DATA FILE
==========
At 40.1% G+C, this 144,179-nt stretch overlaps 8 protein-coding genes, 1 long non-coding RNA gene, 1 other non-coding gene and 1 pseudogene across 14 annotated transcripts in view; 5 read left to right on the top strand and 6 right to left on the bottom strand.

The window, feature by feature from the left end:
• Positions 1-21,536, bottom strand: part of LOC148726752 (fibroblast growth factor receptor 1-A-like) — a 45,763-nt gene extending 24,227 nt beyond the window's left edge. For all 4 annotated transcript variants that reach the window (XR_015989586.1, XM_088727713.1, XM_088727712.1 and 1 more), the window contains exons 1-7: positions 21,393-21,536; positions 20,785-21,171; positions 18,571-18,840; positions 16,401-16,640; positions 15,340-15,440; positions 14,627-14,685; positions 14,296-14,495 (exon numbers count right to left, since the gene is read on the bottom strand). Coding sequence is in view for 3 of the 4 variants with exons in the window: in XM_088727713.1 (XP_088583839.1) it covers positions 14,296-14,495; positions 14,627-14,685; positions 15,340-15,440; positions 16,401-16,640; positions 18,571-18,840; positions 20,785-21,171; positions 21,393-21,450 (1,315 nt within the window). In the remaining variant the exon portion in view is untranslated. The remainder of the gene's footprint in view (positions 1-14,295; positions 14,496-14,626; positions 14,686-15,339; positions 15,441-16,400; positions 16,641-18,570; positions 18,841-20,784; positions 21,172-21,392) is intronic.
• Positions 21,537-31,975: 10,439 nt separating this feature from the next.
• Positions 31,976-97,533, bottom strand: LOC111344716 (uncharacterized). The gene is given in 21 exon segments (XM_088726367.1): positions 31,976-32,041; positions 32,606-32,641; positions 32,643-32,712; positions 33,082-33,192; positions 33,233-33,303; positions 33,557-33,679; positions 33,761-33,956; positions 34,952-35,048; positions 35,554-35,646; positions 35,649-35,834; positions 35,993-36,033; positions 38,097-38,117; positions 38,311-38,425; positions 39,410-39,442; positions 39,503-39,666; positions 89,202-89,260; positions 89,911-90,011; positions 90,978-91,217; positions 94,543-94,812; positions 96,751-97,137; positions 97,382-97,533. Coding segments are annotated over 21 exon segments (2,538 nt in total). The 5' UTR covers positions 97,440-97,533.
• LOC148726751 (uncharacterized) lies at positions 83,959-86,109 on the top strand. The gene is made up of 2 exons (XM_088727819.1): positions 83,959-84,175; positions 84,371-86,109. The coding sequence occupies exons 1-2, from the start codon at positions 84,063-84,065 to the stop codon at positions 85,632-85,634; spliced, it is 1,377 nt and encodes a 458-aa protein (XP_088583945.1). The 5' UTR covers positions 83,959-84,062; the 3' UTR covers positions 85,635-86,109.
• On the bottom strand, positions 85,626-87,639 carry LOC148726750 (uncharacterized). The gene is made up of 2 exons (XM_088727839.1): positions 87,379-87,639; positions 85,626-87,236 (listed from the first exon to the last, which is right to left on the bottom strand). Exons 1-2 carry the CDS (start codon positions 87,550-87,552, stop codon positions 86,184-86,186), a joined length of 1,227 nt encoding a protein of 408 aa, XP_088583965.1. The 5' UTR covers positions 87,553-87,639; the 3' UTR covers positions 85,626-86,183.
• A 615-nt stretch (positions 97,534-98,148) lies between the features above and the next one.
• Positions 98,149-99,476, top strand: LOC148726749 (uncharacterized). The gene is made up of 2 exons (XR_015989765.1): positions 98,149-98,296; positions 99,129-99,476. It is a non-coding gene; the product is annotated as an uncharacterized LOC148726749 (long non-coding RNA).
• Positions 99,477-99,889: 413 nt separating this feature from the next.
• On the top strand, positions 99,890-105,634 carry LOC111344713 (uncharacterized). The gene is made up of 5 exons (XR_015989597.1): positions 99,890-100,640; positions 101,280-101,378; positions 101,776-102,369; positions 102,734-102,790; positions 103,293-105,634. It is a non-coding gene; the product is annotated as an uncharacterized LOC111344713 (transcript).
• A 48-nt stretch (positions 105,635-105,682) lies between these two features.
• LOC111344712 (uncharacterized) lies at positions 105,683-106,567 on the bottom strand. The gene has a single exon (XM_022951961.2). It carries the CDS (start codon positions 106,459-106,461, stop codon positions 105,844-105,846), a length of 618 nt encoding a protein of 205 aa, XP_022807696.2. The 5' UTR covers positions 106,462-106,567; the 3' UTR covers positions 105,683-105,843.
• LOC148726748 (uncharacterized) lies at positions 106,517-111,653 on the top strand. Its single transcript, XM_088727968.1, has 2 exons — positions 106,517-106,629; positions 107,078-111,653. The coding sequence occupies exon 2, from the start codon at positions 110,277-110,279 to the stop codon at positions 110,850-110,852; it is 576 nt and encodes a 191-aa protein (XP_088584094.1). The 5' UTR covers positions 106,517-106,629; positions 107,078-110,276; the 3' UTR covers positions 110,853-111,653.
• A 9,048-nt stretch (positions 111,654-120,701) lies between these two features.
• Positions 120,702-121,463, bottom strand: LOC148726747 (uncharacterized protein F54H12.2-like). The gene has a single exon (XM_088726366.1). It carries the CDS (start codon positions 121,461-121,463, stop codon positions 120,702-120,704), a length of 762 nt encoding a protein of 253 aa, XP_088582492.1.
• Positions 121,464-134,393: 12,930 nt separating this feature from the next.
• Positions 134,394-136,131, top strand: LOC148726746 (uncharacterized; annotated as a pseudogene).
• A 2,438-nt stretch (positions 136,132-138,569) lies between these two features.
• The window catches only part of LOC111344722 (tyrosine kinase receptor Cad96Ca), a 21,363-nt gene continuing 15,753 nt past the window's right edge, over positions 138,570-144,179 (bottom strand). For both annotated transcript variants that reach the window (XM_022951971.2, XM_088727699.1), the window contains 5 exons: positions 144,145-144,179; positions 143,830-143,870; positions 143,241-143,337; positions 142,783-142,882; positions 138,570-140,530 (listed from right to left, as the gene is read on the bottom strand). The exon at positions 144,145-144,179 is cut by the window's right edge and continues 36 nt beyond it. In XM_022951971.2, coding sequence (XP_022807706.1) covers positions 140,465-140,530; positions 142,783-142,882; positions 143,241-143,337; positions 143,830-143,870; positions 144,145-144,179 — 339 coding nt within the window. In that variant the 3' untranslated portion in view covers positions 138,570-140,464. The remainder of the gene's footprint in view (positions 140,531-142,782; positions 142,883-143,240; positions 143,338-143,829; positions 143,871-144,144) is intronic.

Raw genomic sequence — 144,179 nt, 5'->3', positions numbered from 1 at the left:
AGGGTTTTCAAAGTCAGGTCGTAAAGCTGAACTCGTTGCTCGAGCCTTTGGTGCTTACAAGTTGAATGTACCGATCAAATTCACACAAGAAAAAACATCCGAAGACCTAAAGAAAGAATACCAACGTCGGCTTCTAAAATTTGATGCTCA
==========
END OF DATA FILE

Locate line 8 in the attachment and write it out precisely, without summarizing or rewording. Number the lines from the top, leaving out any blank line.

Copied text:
• A 615-nt stretch (positions 97,534-98,148) lies between the features above and the next one.